How to Integrate Big Data in the Classroom and Keep It Private

When you were in school, did you ever look up at your teacher and think, “There’s someone who knows data analytics?”

Sure, teachers somehow manage to size people and situations up pretty quickly. So maybe you looked at your teacher and thought, “How did she figure out who shot the rubber band into the ceiling tile?” or “How did he know Bill and Marco were chewing gum?”

   Click to enlarge

But you probably didn’t associate your teacher with big data and analytics.

3 ways to integrate big data into the K-12 classroom

In my last post, I mentioned that education generates mountains of data, but teachers rarely have the analytical tools to work with the variety and volume of that data. That’s changing with the advent of learning analytics, which applies predictive analytics to improve education for all students.

A new report from THE Journal, called Game Changer: How Predictive Analytics is Transforming K-12 Education, highlights three tips from the New American Foundation for successfully integrating big data into the K-12 classroom:

  1. Provide professional learning opportunities during the normal workday. This is the only way to keep up with the students, who learn more about technology while gabbing with friends during recess than most teachers learn in a week.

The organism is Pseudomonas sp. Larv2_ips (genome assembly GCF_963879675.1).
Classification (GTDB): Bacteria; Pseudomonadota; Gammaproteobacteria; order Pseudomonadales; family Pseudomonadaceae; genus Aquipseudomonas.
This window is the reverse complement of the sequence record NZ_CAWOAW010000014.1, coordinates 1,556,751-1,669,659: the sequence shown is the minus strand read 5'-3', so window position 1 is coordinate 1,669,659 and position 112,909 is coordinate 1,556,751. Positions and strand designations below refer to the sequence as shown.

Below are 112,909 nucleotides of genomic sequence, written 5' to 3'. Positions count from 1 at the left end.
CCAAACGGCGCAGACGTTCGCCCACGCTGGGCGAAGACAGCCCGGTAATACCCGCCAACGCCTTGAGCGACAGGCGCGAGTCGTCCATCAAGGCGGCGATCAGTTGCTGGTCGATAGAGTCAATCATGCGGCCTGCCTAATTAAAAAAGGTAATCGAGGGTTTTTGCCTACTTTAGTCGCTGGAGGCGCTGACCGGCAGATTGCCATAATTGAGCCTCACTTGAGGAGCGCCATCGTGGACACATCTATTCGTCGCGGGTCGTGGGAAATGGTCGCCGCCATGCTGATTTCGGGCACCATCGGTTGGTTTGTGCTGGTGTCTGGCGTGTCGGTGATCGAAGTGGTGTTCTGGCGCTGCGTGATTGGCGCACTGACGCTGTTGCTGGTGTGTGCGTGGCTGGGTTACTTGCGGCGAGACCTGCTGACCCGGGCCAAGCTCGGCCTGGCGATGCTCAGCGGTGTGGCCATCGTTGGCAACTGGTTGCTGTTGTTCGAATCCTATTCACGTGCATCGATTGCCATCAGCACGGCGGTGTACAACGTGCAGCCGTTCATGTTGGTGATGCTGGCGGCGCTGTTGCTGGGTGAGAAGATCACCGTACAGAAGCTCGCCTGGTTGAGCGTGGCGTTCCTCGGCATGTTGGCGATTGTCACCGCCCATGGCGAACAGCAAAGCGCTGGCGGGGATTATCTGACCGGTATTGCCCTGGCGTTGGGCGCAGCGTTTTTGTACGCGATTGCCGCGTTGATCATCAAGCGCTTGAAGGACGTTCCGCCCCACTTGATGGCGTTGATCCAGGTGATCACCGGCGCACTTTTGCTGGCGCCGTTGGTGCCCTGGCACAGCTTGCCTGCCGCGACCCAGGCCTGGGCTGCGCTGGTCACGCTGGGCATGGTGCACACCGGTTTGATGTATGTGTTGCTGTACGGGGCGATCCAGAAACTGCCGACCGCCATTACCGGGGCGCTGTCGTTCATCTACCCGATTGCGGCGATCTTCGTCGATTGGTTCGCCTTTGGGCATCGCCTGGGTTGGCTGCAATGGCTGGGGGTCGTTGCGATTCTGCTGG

2. Select trainers who are both knowledgeable data analysts and effective, capable coaches. That may be a tough combination to find, but the ability to convey techniques is as important as the techniques themselves.
  3. Embrace the power of data from the top down. Teachers using analytics is good; teachers and administrators using analytics is better. Data analytics has the potential to fit smoothly with the overall culture of the school or district.

5 ways to manage student information in the classroom

If you’ve been in school recently or have children there, have you thought about the amount of data that a student generates? Assignments, grades, standardized test scores, attendance, health, financials and personal data are just the start. Then there’s the student’s online footprint: websites, passwords, posts, comments and uploaded/downloaded documents.

Who’s protecting all of that information and keeping it private? Big data shapes the way in which students look at privacy. As they generate, capture and interact with data, they begin to recognize the importance of privacy and data security.

The Game Changer report I mentioned includes five suggestions from the National Center for Education Statistics for managing information in student education records:

  1. Identify the elements of personally identifiable information (PII) that need to be protected; for example, student’s Social Security number, date of birth and mother’s maiden name.
  2. Confirm the need to maintain PII, then collect only relevant, necessary PII.
  3. Ensure that PII is accurate, timely and complete.
  4. Identify the risk level associated with different types of PII.
  5. Implement internal procedural controls to protect the PII.

Breaches of financial, commercial, medical and government data grab the headlines, but there is plenty of big data in education, too. How do you think it’s affecting student privacy? Let me know in the comments below.